A detailed analysis of blood samples from Ebola patients in Sierra Leone is providing clues about the progression of the effects of the Ebola virus in patients and potential treatment pathways. The findings point to a critical role for a molecular pathway that relies on the common nutrient choline, as well as the importance of cellular bodies known as microvesicles.
This National Ebola Training and Education Center course discusses the assessment, management, and placement of persons suspected to have Ebola and Other Special Pathogens.
.This course facilitates learners to describe pathogen-related factors that may warrant treatment in a biocontainment unit and to distinguish between concepts of infectious, communicable, and hazardous as they relate to Ebola and other special pathogens of concern. Participants will also be able to describe the clinical presentation of selected special pathogens from the two broad categories: viral hemorrhagic fevers and the highly pathogenic respiratory viruses.
A team of researchers have discovered the interaction between an Ebola virus protein and a protein in human cells that may be an important key to unlocking the pathway of replication of the killer disease in human hosts.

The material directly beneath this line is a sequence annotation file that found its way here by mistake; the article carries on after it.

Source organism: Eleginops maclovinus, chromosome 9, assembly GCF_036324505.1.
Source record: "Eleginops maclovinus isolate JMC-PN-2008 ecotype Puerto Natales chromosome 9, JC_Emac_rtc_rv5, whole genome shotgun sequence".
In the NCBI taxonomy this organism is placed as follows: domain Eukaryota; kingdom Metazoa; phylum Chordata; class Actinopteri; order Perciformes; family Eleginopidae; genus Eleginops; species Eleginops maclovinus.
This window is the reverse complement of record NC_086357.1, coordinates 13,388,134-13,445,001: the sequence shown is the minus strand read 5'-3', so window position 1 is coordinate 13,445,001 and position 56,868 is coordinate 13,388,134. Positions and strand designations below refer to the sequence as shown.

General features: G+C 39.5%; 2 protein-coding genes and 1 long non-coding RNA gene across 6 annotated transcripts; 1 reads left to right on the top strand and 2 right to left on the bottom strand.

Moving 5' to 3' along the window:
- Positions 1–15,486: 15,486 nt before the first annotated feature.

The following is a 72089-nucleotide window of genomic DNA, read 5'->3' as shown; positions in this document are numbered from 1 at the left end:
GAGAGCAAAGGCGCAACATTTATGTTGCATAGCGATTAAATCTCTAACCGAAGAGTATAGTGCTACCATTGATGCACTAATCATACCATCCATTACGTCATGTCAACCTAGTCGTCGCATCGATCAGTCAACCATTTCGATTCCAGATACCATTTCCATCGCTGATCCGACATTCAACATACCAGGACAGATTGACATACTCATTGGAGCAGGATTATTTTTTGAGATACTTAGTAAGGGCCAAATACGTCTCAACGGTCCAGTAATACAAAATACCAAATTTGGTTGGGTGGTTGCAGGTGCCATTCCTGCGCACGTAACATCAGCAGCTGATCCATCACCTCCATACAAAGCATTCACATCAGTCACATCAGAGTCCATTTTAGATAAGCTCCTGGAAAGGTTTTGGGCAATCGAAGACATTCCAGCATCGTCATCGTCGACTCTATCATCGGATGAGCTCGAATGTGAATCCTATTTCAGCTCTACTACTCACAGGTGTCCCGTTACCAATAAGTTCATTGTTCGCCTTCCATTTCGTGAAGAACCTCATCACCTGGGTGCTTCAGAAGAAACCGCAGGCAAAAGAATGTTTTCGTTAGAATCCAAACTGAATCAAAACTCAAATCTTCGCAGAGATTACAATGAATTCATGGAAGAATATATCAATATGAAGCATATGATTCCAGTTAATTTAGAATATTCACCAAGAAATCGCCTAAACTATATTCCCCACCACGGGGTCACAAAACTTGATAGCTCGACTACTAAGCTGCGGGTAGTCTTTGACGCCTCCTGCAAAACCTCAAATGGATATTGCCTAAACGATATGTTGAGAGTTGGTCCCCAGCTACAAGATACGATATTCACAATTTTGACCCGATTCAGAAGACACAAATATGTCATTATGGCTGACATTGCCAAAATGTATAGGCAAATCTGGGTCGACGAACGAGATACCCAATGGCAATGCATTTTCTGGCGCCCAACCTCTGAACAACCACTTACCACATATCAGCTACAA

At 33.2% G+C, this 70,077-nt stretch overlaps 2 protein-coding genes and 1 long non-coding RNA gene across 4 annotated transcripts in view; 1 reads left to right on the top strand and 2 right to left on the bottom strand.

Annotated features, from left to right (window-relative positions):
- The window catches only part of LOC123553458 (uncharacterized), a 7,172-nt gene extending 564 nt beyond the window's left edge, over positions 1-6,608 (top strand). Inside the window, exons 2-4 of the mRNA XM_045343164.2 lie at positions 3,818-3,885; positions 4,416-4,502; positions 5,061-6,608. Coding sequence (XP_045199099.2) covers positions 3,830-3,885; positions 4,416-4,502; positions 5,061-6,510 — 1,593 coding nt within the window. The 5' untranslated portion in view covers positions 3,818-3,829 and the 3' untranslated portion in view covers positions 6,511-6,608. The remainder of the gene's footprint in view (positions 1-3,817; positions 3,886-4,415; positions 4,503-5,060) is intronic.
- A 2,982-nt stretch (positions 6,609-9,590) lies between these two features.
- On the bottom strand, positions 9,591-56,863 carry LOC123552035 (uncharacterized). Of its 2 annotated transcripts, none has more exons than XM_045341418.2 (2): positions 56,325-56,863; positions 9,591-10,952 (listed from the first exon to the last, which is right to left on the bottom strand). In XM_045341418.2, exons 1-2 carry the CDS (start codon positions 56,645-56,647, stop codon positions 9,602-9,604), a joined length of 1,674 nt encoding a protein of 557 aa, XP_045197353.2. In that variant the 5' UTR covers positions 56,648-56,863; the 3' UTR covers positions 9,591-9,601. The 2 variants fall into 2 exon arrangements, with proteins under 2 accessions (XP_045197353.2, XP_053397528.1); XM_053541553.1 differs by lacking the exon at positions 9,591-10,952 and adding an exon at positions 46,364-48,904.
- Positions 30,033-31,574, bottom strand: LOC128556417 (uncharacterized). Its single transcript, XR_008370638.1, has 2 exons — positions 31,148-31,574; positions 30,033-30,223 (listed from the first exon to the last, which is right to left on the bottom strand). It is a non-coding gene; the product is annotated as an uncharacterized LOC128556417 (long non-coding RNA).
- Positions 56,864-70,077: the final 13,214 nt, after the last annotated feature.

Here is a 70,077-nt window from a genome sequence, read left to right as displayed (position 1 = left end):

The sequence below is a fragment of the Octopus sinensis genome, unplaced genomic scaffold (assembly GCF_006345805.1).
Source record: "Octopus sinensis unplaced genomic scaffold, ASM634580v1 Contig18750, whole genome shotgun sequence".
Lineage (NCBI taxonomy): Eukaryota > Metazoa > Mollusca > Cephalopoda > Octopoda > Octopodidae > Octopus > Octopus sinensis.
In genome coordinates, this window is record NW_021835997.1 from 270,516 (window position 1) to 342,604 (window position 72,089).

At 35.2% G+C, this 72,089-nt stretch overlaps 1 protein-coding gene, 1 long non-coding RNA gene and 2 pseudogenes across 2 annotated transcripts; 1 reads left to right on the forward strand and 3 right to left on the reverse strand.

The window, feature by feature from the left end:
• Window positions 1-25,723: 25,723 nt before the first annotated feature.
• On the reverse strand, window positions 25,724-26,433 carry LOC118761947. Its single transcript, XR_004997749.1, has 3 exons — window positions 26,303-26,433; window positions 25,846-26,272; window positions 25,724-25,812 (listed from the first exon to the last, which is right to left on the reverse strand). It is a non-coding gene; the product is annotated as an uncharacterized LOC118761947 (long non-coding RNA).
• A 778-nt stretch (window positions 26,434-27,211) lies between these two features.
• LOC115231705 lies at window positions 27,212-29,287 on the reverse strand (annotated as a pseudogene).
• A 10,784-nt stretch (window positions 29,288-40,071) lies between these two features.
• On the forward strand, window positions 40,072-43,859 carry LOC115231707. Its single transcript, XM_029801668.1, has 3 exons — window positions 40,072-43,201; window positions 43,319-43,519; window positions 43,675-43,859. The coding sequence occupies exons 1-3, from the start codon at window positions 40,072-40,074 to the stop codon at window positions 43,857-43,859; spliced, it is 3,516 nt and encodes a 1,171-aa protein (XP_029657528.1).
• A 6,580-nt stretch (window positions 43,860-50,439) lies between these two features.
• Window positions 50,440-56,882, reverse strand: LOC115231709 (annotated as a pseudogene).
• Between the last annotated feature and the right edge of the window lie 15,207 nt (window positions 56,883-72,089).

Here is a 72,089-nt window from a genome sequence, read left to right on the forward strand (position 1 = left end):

A human protein called RBBP6 helps fight the Ebola virus by interfering with its replication cycle, and a small molecule drug that mimics the function of this protein could one day be an effective therapy against the deadly disease.
Scientists in Japan have obtained a near-atomic resolution model of an important Ebola virus protein.
The factors that determine who is susceptible to Ebola infection and who is not are still a mystery. Researchers are trying to find out how malarial infections impact people exposed to Ebola virus.
Researchers have for the first time imaged the structure of a central component of the Ebola virus at near-atomic resolution. This structure allows the virus to replicate its deadly payload.